While many have asked, I never missed my parents when I was at prep school. Despite the distance, the busy days kept me entertained and out of trouble during term time. In fact, we used to stay at school over the holidays, with the principal inviting our parents to holiday with us for two weeks as respite from living in London. I fondly remember staying with Brian Ling and his brother on one of these breaks. What better way to spend your holidays than with your friends?
ALL THESE DIFFERENT ACTIVITIES BUILT CHARACTER AND GAVE ONE THE CONFIDENCE TO TACKLE OTHER CHALLENGES.
Going on to Bradfield for Senior school gave me a real chance in life. As a child I had difficulty reading and writing, later to be diagnosed as dyslexia, and was viewed as somewhat dim. Bradfield however had systems in place to manage this apparent lack of academic ability, providing personal support while supplying an endless range of activities beyond the classroom. I really enjoyed cricket, athletics and football, going on to Captain athletics and play 1st team football for Bradfield and cricket for my House. I also learnt to play hockey, squash, tennis, golf and fives, which stood me in good stead for the rest of my life, indeed I am still playing golf!
While I enjoyed all these activities, others I remember were less fun. ‘Outers’ was our swimming pool, an off-shoot from the Pang with freezing, murky waters. On one occasion, during my lifesaving test, I was told to dive to retrieve a brick, only to return to the surface with a crayfish. Of course, I was duly told to go back for the brick! I also remember learning how to ‘tickle a trout’ at school and poach on Englefield estate, which the estate fortunately turned a blind eye to! Indeed, the trout and rabbits obtained helped the catering department to supplement the food rationing that I endured throughout my time at Bradfield. Ultimately, all these different activities, both organised and un-organised, built character and gave one the confidence to tackle other challenges.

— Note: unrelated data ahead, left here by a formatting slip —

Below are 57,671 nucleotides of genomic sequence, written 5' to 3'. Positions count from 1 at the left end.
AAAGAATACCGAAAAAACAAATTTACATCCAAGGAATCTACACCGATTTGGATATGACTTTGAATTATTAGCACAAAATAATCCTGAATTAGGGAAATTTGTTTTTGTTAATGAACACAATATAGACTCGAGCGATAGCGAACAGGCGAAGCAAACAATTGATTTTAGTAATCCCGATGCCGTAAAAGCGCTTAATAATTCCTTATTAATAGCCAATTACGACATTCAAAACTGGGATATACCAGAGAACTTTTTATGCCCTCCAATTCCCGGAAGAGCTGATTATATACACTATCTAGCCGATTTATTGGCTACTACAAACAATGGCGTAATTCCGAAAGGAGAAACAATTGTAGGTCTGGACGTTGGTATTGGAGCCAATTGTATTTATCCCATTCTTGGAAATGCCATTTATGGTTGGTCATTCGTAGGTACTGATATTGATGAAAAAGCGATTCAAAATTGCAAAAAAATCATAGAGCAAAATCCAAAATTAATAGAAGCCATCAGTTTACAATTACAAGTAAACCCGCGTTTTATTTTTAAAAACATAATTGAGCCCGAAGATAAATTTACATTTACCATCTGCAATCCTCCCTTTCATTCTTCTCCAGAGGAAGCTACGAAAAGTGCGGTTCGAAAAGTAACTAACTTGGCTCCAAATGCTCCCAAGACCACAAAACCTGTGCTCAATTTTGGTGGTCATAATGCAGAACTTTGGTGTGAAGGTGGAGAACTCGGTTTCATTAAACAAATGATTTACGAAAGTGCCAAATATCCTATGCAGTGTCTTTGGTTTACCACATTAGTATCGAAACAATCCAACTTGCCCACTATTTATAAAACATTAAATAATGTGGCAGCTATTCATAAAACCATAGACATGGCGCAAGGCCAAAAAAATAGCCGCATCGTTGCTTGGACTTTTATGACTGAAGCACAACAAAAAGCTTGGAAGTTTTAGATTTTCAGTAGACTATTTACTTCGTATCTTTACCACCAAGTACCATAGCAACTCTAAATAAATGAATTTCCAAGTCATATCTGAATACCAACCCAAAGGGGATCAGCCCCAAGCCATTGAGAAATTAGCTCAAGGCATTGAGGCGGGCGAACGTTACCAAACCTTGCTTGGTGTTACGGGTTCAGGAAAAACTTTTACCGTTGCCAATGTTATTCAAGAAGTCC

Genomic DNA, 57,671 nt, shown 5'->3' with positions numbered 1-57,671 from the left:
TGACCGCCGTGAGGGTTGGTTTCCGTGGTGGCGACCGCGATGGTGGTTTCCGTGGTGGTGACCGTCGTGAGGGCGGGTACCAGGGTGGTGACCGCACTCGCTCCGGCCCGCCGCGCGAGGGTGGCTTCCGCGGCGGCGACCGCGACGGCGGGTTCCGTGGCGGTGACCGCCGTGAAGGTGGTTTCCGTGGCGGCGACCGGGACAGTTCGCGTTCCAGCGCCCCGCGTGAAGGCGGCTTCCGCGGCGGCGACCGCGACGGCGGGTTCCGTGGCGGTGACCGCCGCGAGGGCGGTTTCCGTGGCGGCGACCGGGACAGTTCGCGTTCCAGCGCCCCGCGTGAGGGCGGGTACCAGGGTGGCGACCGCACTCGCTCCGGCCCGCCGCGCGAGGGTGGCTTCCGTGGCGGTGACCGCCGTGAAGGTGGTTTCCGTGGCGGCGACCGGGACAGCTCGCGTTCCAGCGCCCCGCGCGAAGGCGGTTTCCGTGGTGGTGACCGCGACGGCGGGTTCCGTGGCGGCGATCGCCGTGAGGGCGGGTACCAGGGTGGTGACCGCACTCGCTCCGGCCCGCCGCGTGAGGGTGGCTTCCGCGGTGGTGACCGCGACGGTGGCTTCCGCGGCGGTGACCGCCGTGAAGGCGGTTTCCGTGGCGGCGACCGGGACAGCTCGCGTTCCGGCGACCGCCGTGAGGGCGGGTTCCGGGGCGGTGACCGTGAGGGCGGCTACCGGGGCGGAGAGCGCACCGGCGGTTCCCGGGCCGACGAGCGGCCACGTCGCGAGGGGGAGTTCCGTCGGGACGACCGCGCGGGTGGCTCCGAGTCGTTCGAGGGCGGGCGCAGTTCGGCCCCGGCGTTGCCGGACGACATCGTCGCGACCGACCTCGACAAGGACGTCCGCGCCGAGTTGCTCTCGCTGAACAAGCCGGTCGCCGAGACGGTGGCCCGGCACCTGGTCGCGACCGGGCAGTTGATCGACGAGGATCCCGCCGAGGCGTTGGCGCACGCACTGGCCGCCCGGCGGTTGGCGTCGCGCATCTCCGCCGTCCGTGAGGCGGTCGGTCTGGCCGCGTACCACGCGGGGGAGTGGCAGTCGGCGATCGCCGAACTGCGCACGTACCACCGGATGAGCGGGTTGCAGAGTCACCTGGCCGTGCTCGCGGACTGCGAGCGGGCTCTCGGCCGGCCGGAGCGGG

The grounding and all-round education that Bradfield gave me in my early years afforded me the opportunity to contribute to the community.
Naturally, National Service was no trouble after Bradfield; while other chaps struggled with homesickness and sleeping in shared accommodation, we had the confidence to persevere. It was in this disparity that I first recognised the importance of a Bradfield education; the College took children with a wide range of abilities and educated them to be able to make a positive contribution to society.